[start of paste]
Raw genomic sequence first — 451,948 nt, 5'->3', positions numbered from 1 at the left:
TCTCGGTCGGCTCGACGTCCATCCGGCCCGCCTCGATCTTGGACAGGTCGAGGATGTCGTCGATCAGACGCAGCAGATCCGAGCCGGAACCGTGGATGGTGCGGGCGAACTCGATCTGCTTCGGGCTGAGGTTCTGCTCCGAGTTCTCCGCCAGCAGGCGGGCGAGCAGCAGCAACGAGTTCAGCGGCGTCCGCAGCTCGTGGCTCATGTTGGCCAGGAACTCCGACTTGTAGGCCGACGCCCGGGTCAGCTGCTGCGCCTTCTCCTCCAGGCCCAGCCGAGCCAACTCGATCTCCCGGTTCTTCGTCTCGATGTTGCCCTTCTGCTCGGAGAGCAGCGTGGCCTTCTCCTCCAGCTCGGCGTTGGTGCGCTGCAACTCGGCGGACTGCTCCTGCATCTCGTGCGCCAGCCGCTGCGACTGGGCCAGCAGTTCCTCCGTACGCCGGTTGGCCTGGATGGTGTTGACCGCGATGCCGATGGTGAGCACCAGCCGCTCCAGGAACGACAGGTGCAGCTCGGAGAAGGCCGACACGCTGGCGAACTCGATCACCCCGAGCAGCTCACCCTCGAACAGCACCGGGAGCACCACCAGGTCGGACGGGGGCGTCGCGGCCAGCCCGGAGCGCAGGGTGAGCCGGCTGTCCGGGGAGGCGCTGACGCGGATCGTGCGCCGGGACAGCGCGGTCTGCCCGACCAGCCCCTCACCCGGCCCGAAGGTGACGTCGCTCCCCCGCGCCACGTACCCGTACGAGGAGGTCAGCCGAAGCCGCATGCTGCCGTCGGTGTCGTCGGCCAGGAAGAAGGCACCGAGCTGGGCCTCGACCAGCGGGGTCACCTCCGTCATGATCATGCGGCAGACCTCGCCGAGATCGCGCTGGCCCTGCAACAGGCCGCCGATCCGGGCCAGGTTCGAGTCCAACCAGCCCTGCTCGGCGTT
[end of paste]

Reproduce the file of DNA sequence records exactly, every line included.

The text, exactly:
Raw genomic sequence first — 451,948 nt, 5'->3', positions numbered from 1 at the left:
TCTCGGTCGGCTCGACGTCCATCCGGCCCGCCTCGATCTTGGACAGGTCGAGGATGTCGTCGATCAGACGCAGCAGATCCGAGCCGGAACCGTGGATGGTGCGGGCGAACTCGATCTGCTTCGGGCTGAGGTTCTGCTCCGAGTTCTCCGCCAGCAGGCGGGCGAGCAGCAGCAACGAGTTCAGCGGCGTCCGCAGCTCGTGGCTCATGTTGGCCAGGAACTCCGACTTGTAGGCCGACGCCCGGGTCAGCTGCTGCGCCTTCTCCTCCAGGCCCAGCCGAGCCAACTCGATCTCCCGGTTCTTCGTCTCGATGTTGCCCTTCTGCTCGGAGAGCAGCGTGGCCTTCTCCTCCAGCTCGGCGTTGGTGCGCTGCAACTCGGCGGACTGCTCCTGCATCTCGTGCGCCAGCCGCTGCGACTGGGCCAGCAGTTCCTCCGTACGCCGGTTGGCCTGGATGGTGTTGACCGCGATGCCGATGGTGAGCACCAGCCGCTCCAGGAACGACAGGTGCAGCTCGGAGAAGGCCGACACGCTGGCGAACTCGATCACCCCGAGCAGCTCACCCTCGAACAGCACCGGGAGCACCACCAGGTCGGACGGGGGCGTCGCGGCCAGCCCGGAGCGCAGGGTGAGCCGGCTGTCCGGGGAGGCGCTGACGCGGATCGTGCGCCGGGACAGCGCGGTCTGCCCGACCAGCCCCTCACCCGGCCCGAAGGTGACGTCGCTCCCCCGCGCCACGTACCCGTACGAGGAGGTCAGCCGAAGCCGCATGCTGCCGTCGGTGTCGTCGGCCAGGAAGAAGGCACCGAGCTGGGCCTCGACCAGCGGGGTCACCTCCGTCATGATCATGCGGCAGACCTCGCCGAGATCGCGCTGGCCCTGCAACAGGCCGCCGATCCGGGCCAGGTTCGAGTCCAACCAGCCCTGCTCGGCGTT